There was much more to Perera and his wife Carolyn Allen than banking. They were civic leaders of the Italian American community and raised money for the war effort in WWI and the Italian Red Cross, as well as for welfare organizations that provided relief to Italian immigrants. Leonello and Carolyn were both extraordinarily cultured artists, collectors, and patrons, close friends of celebrated figures such as Enrico Caruso (who drew a caricature of Perera that is in the book) and Arturo Toscanini (drawn by Perera in a wonderful caricature that is also reproduced. Some of Perera’s extraordinary drawings are lovingly displayed and discussed in this volume, and they are a treat, as are the reproductions of his art collection, which included a Bruegel and a beguiling self-portrait of Lorenzo Lotto. Mantoan, himself an art historian and an ‘impresario,’ is most in his element discussing this fascinating dimension of the Perera’s place in the cultural and collecting world of New York City.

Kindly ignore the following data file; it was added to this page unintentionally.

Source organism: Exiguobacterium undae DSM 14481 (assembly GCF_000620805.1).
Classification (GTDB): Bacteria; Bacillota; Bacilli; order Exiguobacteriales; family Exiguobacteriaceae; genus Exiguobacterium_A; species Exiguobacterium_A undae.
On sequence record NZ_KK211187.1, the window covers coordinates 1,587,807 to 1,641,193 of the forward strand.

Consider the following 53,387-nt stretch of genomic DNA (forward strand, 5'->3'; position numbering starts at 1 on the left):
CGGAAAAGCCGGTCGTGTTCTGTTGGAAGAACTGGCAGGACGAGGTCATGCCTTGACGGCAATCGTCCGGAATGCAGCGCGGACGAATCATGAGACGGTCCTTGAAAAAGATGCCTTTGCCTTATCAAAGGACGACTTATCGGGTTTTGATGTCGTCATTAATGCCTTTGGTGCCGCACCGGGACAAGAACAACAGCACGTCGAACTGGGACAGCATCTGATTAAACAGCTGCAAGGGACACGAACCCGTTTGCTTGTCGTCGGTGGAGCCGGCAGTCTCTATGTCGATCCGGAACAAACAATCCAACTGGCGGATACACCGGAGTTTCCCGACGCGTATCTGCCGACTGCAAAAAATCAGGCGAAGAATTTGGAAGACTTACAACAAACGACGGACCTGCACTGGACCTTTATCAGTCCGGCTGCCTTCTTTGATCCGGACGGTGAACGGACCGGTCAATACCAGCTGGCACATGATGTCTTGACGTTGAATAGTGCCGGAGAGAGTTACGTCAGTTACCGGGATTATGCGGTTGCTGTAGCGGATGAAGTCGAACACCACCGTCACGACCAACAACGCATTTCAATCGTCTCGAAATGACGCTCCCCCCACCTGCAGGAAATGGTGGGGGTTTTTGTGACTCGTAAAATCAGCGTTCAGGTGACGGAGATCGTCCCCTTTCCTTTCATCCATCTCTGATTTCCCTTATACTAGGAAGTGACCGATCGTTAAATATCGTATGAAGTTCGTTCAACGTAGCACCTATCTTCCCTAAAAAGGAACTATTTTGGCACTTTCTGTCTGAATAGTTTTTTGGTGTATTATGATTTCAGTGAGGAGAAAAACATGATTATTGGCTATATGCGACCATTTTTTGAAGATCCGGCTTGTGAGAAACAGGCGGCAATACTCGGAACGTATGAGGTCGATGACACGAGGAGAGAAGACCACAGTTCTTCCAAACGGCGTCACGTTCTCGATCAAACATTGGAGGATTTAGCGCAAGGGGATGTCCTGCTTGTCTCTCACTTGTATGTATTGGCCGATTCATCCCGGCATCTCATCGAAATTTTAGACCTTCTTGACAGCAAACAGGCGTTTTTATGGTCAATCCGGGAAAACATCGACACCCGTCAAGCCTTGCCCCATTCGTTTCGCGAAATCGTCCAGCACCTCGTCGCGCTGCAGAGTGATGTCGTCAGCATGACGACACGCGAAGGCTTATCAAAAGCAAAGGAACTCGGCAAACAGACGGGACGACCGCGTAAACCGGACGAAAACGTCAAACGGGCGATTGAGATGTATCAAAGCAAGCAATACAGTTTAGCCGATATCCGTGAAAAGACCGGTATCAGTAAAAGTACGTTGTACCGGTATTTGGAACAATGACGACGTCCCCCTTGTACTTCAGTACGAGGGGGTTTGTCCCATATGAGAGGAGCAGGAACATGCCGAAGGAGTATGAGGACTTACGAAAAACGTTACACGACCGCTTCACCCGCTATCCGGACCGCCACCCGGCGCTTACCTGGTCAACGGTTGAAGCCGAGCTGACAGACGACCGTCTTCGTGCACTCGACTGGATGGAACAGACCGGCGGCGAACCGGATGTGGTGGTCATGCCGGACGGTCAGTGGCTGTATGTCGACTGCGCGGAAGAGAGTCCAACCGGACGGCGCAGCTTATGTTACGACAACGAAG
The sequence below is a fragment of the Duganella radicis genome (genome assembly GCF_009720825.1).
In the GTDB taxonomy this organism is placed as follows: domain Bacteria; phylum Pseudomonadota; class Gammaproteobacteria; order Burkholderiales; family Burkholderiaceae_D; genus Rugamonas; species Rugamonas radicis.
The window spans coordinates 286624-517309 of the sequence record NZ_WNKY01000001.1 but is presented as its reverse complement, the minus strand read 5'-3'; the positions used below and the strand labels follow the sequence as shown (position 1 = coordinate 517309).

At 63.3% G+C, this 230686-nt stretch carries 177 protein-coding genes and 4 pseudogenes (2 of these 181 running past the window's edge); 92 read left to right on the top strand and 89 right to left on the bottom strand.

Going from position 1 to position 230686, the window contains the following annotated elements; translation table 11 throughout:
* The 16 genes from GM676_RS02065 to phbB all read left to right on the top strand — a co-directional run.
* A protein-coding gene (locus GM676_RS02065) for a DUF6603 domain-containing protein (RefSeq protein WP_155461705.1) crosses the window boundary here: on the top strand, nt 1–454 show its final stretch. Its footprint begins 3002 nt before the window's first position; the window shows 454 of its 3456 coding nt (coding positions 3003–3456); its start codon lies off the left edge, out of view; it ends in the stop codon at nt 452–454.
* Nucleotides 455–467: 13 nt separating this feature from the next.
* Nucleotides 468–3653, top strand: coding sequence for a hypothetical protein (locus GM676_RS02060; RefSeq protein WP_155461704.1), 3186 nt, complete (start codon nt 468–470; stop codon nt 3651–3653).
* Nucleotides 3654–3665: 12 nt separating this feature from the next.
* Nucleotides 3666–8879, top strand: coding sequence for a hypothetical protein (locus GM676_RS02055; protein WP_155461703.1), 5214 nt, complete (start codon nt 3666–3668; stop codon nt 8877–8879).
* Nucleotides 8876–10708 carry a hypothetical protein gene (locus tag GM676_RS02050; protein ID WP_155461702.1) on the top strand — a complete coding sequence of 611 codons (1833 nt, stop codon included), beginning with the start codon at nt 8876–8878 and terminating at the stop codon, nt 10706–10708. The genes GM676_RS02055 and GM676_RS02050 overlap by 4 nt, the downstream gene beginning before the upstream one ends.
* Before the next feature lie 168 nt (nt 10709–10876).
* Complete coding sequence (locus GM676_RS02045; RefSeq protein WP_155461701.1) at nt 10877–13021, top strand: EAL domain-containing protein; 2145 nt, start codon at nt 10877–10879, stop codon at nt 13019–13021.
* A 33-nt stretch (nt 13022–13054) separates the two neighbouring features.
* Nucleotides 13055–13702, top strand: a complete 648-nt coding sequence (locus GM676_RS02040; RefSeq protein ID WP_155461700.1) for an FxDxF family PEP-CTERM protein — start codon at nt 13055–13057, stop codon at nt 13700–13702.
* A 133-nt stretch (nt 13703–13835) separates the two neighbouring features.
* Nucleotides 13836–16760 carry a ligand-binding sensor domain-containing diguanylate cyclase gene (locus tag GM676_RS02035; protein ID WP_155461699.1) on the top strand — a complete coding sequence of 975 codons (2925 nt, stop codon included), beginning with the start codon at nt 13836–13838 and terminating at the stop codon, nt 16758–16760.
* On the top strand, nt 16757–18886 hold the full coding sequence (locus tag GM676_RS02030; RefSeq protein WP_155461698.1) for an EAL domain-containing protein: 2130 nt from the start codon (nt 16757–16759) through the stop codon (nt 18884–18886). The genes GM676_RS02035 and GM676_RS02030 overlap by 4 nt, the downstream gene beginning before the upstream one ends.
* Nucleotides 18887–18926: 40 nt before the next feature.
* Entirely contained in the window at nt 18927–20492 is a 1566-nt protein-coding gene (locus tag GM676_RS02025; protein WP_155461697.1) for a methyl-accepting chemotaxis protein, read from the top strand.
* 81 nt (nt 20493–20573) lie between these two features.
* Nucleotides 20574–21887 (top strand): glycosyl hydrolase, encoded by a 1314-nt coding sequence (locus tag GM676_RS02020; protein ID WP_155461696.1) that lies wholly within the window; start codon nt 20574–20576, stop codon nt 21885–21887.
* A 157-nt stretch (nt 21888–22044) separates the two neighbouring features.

Professor of History
Department of Technology, Culture & Society
NYU Tandon School of Engineering
Associated Faculty, NYU Department of History
Diego Mantoan’s book has the privilege of being the first publication to recount the life and works of Lionello Perera.
Perera, who was an Italian from Venice, emigrated to the United States in the late 19th century. Shortly after his arrival in America, he co-founded the Bank of America. Mantoan’s biography arouses interest in its readers by describing Perera’s tireless commitment to philanthropy and art collection. What emerges from reading the book and constitutes one of the most interesting elements is that Perera went to great lengths to overturn the negative image of Italian immigrants. Equally praiseworthy is Mantoan’s attention to the documentation of written and iconographic sources. The availability of these sources results from an extensive public dissemination of work that preceded the drafting of the volume.
Dr. Deborah Paci
Università degli Studi di Modena e Reggio Emilia, Italy